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Resources: Podcasts

Cynthia Orozco: No Mexicans, Women, or Dogs Allowed: The Rise of LULAC and the Mexican American Civil Rights Movement

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Date:  Thursday, November 17, 2012

Presenter:  Dr. Cynthia E. Orozco obtained her BA from the University of Texas at Austin and an MA and PhD from UCLA. She taught at the University of Texas at San Antonio and University of New Mexico. She is the co-editor of Mexican Americans in Texas History, an associate editor of Latinas in the United States: An Historical Encyclopedia and served as Research Associate at the Texas State Historical Association where she wrote 80 articles on Texas history for the New Handbook of Texas. She has also worked as Research Associate at the Institute of Texan Cultures. Orozco received two Ford Foundation grants to complete her book research. She currently teaches World Humanities, Western Civilization and Lincoln County history at ENMU-Ruidoso, New Mexico and was appointed to the New Mexico Humanities Council by Governor Richardson. The Texas State Historical Association named Orozco a fellow in 2012 (Cynthia Orozco).

Description:  Join the Latin American & Iberian Institute and the UNM Department of History for a reading and book-signing with Cynthia Orozco, author of No Mexicans, Women, or Dogs Allowed: The Rise of LULAC and the Mexican American Civil Rights Movement. "Founded by Mexican American men in 1929, the League of United Latin-American Citizens (LULAC) has usually been judged according to Chicano nationalist standards of the late 1960s and 1970s. Drawing on extensive archival research, including the personal papers of Alonso S. Perales and Adela Sloss-Vento, No Mexicans, Women, or Dogs Allowed presents the history of LULAC in a new light, restoring its early twentieth-century context. Cynthia Orozco also provides evidence that perceptions of LULAC as a petite bourgeoisie, assimilationist, conservative, anti-Mexican, anti-working class organization belie the realities of the group's early activism. Supplemented by oral history, this sweeping study probes LULAC's predecessors, such as the Order Sons of America, blending historiography and cultural studies. Against a backdrop of the Mexican Revolution, World War I, gender discrimination, and racial segregation, No Mexicans, Women, or Dogs Allowed recasts LULAC at the forefront of civil rights movements in America" (Amazon).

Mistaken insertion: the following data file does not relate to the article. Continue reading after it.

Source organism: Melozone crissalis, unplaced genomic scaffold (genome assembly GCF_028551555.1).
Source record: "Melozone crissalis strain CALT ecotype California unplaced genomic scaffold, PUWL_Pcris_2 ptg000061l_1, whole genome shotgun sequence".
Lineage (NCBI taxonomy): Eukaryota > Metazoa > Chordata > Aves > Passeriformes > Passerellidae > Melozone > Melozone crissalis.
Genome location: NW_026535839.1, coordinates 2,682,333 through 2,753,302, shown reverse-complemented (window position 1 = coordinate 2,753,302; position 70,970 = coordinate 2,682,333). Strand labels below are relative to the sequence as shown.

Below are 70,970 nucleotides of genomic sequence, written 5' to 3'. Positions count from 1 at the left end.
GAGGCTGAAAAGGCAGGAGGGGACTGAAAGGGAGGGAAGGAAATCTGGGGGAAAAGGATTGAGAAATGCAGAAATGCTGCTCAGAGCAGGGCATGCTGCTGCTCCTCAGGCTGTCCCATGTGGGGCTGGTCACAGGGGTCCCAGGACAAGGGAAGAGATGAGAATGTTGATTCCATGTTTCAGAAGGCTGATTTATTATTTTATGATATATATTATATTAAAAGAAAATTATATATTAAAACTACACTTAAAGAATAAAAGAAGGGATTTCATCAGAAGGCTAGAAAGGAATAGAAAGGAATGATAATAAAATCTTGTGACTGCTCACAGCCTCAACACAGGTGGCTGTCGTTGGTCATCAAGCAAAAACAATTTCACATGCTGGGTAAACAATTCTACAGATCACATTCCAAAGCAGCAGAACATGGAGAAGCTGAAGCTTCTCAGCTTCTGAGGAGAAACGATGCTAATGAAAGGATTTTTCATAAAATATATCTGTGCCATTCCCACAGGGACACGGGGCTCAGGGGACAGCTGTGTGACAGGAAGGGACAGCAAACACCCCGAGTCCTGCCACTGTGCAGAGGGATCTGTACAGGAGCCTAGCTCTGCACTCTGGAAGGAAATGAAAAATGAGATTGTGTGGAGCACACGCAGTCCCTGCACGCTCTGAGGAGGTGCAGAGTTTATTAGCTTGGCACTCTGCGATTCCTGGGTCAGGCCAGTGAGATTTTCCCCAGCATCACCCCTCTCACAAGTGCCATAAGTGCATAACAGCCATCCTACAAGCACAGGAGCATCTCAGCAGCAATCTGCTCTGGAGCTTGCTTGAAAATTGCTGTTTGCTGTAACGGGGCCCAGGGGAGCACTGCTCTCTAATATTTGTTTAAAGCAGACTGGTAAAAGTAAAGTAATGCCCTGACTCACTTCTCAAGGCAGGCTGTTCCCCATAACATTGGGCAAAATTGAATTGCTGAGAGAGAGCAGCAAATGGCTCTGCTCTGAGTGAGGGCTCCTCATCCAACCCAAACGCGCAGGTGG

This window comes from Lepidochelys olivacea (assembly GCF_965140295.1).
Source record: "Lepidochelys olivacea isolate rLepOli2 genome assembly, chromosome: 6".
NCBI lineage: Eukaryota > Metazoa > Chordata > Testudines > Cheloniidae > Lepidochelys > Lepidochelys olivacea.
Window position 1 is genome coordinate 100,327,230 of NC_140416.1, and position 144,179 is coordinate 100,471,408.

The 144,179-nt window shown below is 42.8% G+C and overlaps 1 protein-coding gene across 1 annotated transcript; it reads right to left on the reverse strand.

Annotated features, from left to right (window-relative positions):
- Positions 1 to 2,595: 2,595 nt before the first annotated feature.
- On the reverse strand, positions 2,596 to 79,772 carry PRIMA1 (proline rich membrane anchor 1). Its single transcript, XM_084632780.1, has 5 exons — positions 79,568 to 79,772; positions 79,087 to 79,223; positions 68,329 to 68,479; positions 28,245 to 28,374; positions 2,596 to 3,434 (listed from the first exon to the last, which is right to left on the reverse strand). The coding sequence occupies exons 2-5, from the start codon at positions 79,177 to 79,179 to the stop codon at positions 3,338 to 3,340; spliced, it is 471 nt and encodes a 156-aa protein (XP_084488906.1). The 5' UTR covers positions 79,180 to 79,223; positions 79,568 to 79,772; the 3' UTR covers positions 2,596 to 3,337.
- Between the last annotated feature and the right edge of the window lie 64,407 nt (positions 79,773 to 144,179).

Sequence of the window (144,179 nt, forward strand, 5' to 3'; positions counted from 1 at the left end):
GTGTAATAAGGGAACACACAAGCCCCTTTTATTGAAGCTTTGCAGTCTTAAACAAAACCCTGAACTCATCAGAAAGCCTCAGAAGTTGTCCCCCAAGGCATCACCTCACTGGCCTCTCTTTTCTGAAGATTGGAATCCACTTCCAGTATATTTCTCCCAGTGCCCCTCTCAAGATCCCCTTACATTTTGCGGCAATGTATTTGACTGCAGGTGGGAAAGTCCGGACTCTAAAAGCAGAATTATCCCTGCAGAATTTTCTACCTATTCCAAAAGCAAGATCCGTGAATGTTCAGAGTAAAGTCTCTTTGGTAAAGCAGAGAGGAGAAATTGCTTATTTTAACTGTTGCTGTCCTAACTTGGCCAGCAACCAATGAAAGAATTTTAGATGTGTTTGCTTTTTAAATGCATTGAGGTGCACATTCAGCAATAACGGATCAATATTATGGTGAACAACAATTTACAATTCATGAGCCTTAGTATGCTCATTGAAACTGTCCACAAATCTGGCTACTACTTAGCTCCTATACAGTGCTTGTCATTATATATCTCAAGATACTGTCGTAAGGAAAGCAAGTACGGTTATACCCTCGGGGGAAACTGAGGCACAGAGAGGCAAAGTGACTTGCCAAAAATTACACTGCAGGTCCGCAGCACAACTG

For reference, please see the event flyer.